10 Ways to Improve Your Photographs

Despite common belief, taking a high-quality photograph is a simple process. The best camera in the world is not required, nor is a wealth of experience; all you need are these 10 guidelines.


First of all, make full use of any and all available square footage.

Feel free to fill the frame with your photo. If you want to take a picture of something, it’s alright for it to fill up the full shot with no or very little background showing. Make sure there are no people or animals in your frame.

The Second Piece of Advice: Read Up on All Those Forms

It’s an essential part of taking pictures. Recognizing shapes and figures in photographic images. Don’t see a thing, she its shape and its form and pick the best perspective to picture it from. Shape is ubiquitous, therefore educate yourself as much as you can on it through books.

Thirdly, make sure there is action in your photographs.

If you’re taking a picture of anything static, there should be no blur. The quality of your photo will suffer if there is motion in the background when you are trying to capture a still image. You should also avoid placing the horizon in the exact middle of the picture.

Fourth, master the art of utilising colour contrasts.

Whites, greys, and blacks are used effectively in some of the best photographs. Even if your subject is all one colour, it’s the contrasts in colours that will set your photos apart.

Tip 5 – Get Closer To Your Subject

Not getting close enough to the subject is a common failing of photographers. Come closer by standing shoulder to shoulder. A excellent shot can be cropped and resized indefinitely, while a faraway item can’t be enlarged indefinitely.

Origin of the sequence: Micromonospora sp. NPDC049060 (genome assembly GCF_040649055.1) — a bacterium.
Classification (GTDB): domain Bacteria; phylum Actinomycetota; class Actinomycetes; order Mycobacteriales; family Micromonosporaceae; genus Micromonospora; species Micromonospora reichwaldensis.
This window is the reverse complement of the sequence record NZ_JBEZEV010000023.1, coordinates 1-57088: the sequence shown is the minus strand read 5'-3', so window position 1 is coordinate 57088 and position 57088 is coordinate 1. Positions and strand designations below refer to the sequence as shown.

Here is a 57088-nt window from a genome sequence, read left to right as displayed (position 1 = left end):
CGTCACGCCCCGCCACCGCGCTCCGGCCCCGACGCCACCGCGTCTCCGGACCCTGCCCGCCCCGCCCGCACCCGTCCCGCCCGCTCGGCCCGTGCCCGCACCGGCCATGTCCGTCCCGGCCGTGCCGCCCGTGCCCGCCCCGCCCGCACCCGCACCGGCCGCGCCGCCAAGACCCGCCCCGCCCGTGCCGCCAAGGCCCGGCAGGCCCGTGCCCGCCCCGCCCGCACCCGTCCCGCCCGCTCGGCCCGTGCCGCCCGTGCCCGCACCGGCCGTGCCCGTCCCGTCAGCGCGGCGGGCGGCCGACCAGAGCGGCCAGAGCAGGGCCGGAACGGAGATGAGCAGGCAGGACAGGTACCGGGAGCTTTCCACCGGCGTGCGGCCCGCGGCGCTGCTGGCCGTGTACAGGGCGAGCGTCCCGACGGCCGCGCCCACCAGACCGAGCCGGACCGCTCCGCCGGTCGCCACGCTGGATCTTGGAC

The Shutter Lag Tip 6

When using a digital camera, you need to be aware of the shutter lags in order to capture the action. This implies that everything you were photographing would have moved or altered by the time the shutter opened, which may take up to a second after you pressed the shutter button. This means you have to adjust for shutter lag by predicting what your subject is going to do and snapping the photo just before it takes the action you want. This isn’t an issue with higher-priced digital cameras.

Advice #7: Pan

When shooting an action scene with a slow shutter speed, panning with the subject is essential. Follow through with the subject, from start to end and one of those pictures will be a winner. Taking multiple shots will increase the likelihood that one will turn out well.

Tip 8 – Continuous Shots

To pan in the manner I described above, you’ll need a camera that fires off multiple frames in rapid succession and does not require post-capture processing for each image.

What to do to get great shots at night (Tip #9)

Night time pictures may be stunning, almost mystical…. if done well! If not, they risk a disastrous appearance. Really terrible. Even the best cameras will provide subpar results in the hands of an inexperienced photographer if they are not provided with sufficient lighting.

Here’s a Tip: Read the Instructions

To get the best results when shooting at night with your digital camera, be sure to consult the manual.